Valve building blocks

Spool-type valves are widely used because they can be shifted to two, three, or more positions for routing fluid between different combinations of inlet and outlet ports. They are used extensively for directional control of actuators because a single valve can produce extension, retraction, and neutral of a cylinder or forward, reverse, and neutral of a motor.

However, these same functions can be accomplished with digital valves. The illustration shows four normally closed (NC) valves grouped into a hydraulic integrated circuit to provide the same functionality as a 3-position spool valve. With all valves in the neutral condition, as shown, fluid flow to and from the pump, reservoir, and actuator is blocked.

Energizing solenoid A routes pressurized fluid to the cap end of the cylinder, causing the rod to extend. Simultaneously energizing solenoid D routes fluid from the cylinder’s rod end to tank. In similar manner, energizing only solenoids B and C causes the rod to retract and routes fluid from the cylinder’s cap end to tank.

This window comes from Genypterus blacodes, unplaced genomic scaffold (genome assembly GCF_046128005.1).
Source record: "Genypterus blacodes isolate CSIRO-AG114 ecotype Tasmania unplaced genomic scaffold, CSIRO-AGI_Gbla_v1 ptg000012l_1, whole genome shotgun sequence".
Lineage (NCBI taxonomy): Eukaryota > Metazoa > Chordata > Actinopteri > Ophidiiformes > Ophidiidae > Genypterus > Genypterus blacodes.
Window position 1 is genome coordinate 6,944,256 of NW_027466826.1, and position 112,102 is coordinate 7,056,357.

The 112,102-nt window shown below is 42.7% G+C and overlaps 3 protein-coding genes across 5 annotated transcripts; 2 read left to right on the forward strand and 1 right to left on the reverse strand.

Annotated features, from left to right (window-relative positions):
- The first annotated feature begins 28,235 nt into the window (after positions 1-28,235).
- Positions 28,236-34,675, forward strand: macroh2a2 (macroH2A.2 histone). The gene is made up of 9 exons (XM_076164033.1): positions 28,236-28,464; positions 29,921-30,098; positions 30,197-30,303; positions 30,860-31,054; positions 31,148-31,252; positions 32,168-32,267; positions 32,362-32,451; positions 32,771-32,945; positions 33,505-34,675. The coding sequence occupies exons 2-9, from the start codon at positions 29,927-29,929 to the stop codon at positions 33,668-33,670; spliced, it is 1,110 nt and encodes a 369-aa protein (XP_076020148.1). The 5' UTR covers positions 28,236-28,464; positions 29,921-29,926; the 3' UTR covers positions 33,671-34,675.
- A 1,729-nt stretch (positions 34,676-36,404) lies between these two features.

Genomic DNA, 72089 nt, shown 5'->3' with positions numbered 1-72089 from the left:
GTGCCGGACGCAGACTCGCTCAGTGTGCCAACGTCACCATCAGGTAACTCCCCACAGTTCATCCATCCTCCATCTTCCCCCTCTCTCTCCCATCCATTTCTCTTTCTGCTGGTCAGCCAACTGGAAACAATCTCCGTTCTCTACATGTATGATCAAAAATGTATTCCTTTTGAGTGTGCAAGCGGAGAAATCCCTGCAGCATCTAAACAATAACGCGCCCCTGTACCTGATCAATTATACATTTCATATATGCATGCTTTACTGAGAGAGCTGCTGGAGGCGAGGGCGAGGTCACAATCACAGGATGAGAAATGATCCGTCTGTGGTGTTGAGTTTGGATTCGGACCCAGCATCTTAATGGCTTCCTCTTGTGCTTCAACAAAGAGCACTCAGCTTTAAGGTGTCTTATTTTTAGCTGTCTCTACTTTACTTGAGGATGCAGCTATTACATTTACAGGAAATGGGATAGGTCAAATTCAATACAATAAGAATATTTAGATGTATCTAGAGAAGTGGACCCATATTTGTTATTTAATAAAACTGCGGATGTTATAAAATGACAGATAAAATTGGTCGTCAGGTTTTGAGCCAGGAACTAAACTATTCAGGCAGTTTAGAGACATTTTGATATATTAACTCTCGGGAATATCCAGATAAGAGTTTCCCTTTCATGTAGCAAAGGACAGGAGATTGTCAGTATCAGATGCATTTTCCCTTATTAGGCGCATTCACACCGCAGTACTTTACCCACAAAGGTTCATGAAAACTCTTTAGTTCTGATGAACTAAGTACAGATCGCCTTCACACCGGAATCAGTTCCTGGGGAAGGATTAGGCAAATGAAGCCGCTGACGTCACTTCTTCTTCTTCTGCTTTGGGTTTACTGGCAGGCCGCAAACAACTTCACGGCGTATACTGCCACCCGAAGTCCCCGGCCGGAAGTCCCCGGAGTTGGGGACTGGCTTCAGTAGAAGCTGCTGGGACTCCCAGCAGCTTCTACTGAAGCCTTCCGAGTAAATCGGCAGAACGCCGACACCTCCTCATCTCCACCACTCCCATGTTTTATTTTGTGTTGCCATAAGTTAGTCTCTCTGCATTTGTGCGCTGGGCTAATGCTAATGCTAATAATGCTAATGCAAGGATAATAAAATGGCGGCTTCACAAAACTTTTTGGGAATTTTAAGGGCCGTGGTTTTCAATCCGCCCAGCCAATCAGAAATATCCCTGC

The valves in the figure at right are arranged to function as a 3-position closed-center spool valve. An open-center valve could be achieved simply by making all the digital valves normally open (NO) instead of normally closed. Likewise, tandem- and float-center configurations can be accomplished by using various combinations and placement of NO and NC digital valves.

An advantage of digital valves over spool valves is that digital valves use a poppet or plunger, so no cross-port leakage occurs. A limitation is that they cannot provide the proportional control of spool valves. However, acceleration and deceleration ramps can be achieved by using soft-shift valves.

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